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Bruise Control

Joe Newton

My question could come across as kink shaming. That is not my intent. I am a habitual self-harmer who is planning to seek therapy. However, I find myself unable to stop comparing attitudes towards the kind of self-harm I’ve engaged in with attitudes toward BDSM pain play. When I was a teenager, I would describe myself as a masochist because I was unaware of the sexual connotations of the word, and I bought into the stereotype that self-harm was only self-harm when it was done by an emo kid cutting themselves with a razor blade. My method was different: blunt force. In my view, the self-harm I engage in is no less ethical or healthy than the kind of “pain play” I’ve read about others engaging in.

My self-harm provides catharsis for the sadness and anger I feel. Sometimes when my negative emotions are intense, I...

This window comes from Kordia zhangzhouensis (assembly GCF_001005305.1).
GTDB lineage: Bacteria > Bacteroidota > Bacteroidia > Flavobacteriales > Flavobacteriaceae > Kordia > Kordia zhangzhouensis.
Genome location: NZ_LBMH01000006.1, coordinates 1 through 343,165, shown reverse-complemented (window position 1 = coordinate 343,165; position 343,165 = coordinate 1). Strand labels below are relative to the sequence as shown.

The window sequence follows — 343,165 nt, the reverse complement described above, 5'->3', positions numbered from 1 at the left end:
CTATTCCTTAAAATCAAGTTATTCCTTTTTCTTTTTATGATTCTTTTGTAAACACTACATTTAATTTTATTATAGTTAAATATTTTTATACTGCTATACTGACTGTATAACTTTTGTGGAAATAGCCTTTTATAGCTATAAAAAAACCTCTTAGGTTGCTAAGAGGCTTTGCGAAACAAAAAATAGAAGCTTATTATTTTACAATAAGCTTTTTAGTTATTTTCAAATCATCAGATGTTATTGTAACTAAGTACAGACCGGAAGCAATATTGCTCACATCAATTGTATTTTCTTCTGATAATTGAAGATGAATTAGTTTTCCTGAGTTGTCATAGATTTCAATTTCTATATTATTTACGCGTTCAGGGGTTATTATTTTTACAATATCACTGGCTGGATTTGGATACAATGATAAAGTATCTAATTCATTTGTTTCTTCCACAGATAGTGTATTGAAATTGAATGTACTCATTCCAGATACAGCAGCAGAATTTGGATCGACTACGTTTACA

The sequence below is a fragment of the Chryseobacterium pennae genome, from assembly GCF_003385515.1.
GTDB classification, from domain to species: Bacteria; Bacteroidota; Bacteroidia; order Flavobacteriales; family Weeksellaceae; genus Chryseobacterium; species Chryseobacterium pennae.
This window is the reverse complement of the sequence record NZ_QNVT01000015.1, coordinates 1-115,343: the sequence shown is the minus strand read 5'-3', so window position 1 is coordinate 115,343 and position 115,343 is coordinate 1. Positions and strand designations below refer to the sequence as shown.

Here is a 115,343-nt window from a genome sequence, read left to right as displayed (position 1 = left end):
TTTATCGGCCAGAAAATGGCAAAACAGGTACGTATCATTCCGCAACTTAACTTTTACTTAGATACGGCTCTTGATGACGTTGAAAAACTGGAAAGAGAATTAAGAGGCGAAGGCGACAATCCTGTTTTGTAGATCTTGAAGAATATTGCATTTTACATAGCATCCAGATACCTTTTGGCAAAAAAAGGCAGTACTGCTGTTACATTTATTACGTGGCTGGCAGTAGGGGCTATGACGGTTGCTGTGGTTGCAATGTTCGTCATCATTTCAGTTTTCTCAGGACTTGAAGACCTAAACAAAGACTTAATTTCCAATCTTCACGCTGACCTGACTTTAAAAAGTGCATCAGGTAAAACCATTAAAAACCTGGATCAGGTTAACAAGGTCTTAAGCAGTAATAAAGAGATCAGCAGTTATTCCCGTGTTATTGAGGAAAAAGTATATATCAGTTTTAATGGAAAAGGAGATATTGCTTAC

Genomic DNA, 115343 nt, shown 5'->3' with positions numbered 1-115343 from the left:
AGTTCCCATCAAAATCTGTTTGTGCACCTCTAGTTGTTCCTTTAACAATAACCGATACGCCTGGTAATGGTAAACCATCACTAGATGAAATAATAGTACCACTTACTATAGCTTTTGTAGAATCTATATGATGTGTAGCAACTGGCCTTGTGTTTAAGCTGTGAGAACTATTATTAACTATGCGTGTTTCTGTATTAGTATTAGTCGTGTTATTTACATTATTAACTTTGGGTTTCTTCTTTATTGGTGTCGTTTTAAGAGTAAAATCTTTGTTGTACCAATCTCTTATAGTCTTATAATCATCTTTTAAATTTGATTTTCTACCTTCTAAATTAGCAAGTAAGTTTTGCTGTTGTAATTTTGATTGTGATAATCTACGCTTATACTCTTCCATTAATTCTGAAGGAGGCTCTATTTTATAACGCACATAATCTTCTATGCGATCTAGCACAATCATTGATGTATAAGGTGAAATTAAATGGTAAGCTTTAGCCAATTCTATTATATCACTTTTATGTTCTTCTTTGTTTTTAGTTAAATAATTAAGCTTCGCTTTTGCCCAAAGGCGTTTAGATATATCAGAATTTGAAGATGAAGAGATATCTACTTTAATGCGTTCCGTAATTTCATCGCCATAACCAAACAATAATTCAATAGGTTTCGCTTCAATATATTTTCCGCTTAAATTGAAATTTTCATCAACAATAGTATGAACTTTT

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...s when my negative emotions are intense, I feel as if they will burst my body and I am desperate to release them. In these times I find relief in turning emotional pain into physical pain. I haven’t always done this as safely as I could. Last year, during one of the most difficult years of my life, I failed to consider how the visible marks on my body might bother others. I wound up upsetting my coworkers and now I am facing disciplinary action at work, which has only added to my stress. I’ve read that people into BDSM engage in pain play in seek of catharsis. I also do it for catharsis. The only difference seems to be the motive. Mine is to cope, and theirs is sexual gratification. I now know how hard I can hit myself without causing lasting injuries. I typically do it alone and discreetly, so non-consenting parties are not involved, and I of course consent to the pain I inflict on myself. Yet what I do is perceived as unhealthy and BDSM pain play is considered healthy. Am I wrong to wonder why that is? I feel that people are told not to judge others for their kinks while I am judged and shamed for what I do safely, consensually, and in private. Perplexed About Intensely Nebulous Esoteric Distinctions P.S. I have very little sexual experience personally due to almost no one finding me attractive. Before I bring in the big guns — before I roll out our guest experts — I wanna encourage you to follow through on your plan to see a therapist. Advice columns are great, of course, and the insights and/or dick jokes of a halfway decent advice columnist can help. But your issues — your physical and emotional safety — require more thorough analysis than I could possibly provide for you in this space. Alright, PAINED, with that said… I shared your letter with Leigh Cowart, the author of Hurts So Good: The Science and Culture of Pain on Purpose, a terrifically entertaining and insightful book about the different ways different kinds of people seek out different kinds of pain. “I don’t think PAINED is seeing similarities where there are none,” said Cowart. “What people who practice BDSM do and what PAINED is doing are both ways of using aversive sensation and the brain’s reward system to create a desired emotional state.” Americans, as Cowart argues in their book, assess consensual suffering — and so much else — using moral judgments that aren’t always consistent or logical. People who seek out pain in socially sanctioned ways, e.g., long-distance runners, mixed martial artists, celebrities who go on chat shows and eat chicken wings slathered in extreme hot sauces, are looked up to — particularly when their pain-seeking behaviors “[come] draped in the dignity of athleticism,” as Cowart puts it — while BDSM players are subjected to a lot of judgment and shame. Now, numerous studies have shown that BDSM players are just as emotionally healthy as vanilla people, which is why mental health professionals no longer pathologize people into consensual sadomasochism. But kink muggles don’t admire kinksters the same way they admire, say, long-distance runners even though the masochists and a marathoners push themselves to their physical limits for similar reasons — both seeking the rush of endorphins that freely chosen pain can induce, both may be seeking the kind of emotional catharsis that freely chosen pain can provide. “While pain on purpose for emotional benefit is common and normal, and while it is not inherently harmful,” Cowart said, “it can be harmful — so it deserves a thoughtful risk analysis to assess for avoidable dangers.” To that end, PAINED, Cowart wants you — they want any person seeking out pain on purpose — to think about these questions: “Am I emotionally regulated enough to safely give myself catharsis through pain?” “Am I looking to feel pain that is temporary or am I risking harm with lasting effects?” “Do I feel like I can stop or does this feel compulsive?” No one wants to see themselves as damaged, PAINED, which means you’ll have to be on your guard against rationalizing behaviors that actually might be compulsive and harmful — and if you’re showing up to work covered in bruises so alarming you might lose your job over them, that points to compulsive and harmful. So, I would urge you not to engage in solo pain play — if that’s how you wanna think of it for now — while you think about Cowart’s questions and wait for your first appointment with your therapist. Cowart had another suggestion for you: If you are emotionally well-regulated, if you aren’t doing yourself lasting harm, and you — and your therapist — don’t think this is compulsive behavior, you should find some like-minded friends. “Generally speaking, in potentially risky situations — be it BDSM or rock climbing or swimming or fight club — humans mitigate risk with the buddy system,” said Cowart. “If you’re going to do something dangerous, you want to be able to say, ‘Hey watch this!’, before you jump, in case someone needs to save your life. If PAINED explored pain catharsis in a more social, structured environment, where there are more explicitly defined boundaries for engagement, PAINED may find deepening catharsis through pain shared.” Your local BDSM group is a good place to find the kind of social, structured environment Cowart is talking about. Most people at the munch you’ll attend first and the play party you might attend later will be sexually aroused by BDSM, PAINED, but in every large kink group there are serious players who are seeking emotional release, not sexual release. Now, for a second opinion, we turn to another Leigh: Leigh Wakeford, a California-based psychotherapist who specializes in shame-resilience work with queer and kinky or kink-curious couples and individuals. “I am sorry to hear that PAINED feels judged and shamed for the way in which they have learned to cope with their sadness and anger,” said Wakeford, “and how their relationship to pain compares to the kind of pain experienced by partners engaging in BDSM pain-play, is a valid thing to contemplate.” There are, however, easily identifiable makers that can help to distinguish healthy BDSM play — which may or may not include consensual and controlled pain play — from emotional or physical abuse. “Pain-play in BDSM operates within clearly defined boundaries and collaborative parameters that allow for pain to be safely expressed and experienced between the consenting partners,” said Wakeford. “These ‘rules’ make the interaction with pain playful, pleasurable, and potentially transformative. And there’s a greater degree of safety when these things are experienced with another than is possible when engaging in these things alone. What comes to mind for me here are the numerous kinksters who have lost their lives during solo ‘breath control’ play due to the very fact that another was not present to safely assist and witness.” So, it’s unanimous: Cowart, Wakeford, and Savage all vote for finding friends who share your interest in safe, sane, and consensual impact play. Connecting with others who share your need for release through pain — even if it takes some effort to find them — will not just make you safer, PAINED, it will transform something that currently isolates you from others into something that helps you connect with others. Good luck. P.S. Kink scenes tend to be more welcoming spaces for people who don’t feel conventionally attractive. For many in the kink scene, PAINED, it’s your ability to safely dish it out (your skill set as a Dom) and/or your ability to take it (your appetite as a sub) that matters most, not your jawline or your waistline. Follow Leigh Cowart on Instagram, Threads, and Twitter @voraciousbrain. I had a sexual experience that’s left me feeling shitty. Met another gay man on an app, got wasted together at a leather bar, fucked at his place on a number of substances. He stopped when I was too out of it to proceed, he played some music, and let me crash with him until I’d sobered up enough to get a Lyft. When we fucked, I’d asked him to degrade me. I asked him to do and say things an abusive ex had often done to me without consent. Why, when wasted and fucking, did I try and recreate the sexual assaults I had experienced? In the moment: hot. In the aftermath, I feel as horrible as I did when those events first happened to me. Super Upset Boy I asked Leigh Wakeford to weigh in on your question while I had him on the line. “Recreating a traumatic sexual experience is not uncommon among survivors of abuse,” said Wakeford, “So, most importantly SUB needs to hear that he is not alone. And he also needs to know that one of the beautiful offerings of BDSM play is the potential for revisiting and re-narrating traumatic encounters in a safe, consensual and empowering way, which can help us reclaim things that were taken from us without our permission.” And what your abusive ex may have taken from you, SUB, is a kind of consensual D/s sex play — involving humiliation, degradation, verbal abuse, etc. — that you weren’t consciously aware you enjoyed before his abuse started. Right now, these things may be tainted by their association with your ex, SUB, but that doesn’t make them bad things. Just as sex in the missionary position in the absence of consent will be experienced as assault by someone who might otherwise enjoy the most vanilla-est of vanilla sex, kinky-like humiliation and degradation in the absence of consent will be experienced as abuse by someone who might otherwise enjoy the kinkiest of kinky sex. “SUB had some shitty and bad things happen to him,” added Wakeford “but he is not a bad or shitty person for wanting to experience pleasure in ways that are uniquely exciting to him.” Which may be exactly what you were trying to do that night, SUB: In an effort to create new and positive associations with your kinks, you went out and found someone you intuitively felt you could trust — and your intuition proved to be correct, as evidence by the way he took care of you when you had to tap out — but you had to obliterate your inhibitions with drugs and alcohol to get there… which isn’t ideal. “In my experience,” said Wakeford, “the most effective and safest way to create a new narrative around a past traumatic encounter is also the most sober possible way. Being in a less conscious state can interfere with the clarity and level of control required to heal and grow.” Follow Leigh Wakeford is on Instagram and Threads @LeighWakefordTherapy. His website is LeighWakefordTherapy.com. Got problems? Email your question to Dan here! Or record your question for the Lovecast here! Follow Dan on Instagram and Threads @DanSavage. Follow Dan on BlueSky @DanSavage. HUMP! Part One is NOW STREAMING! Go to HUMP! Film Fest to watch the lineup in the comfort of your home!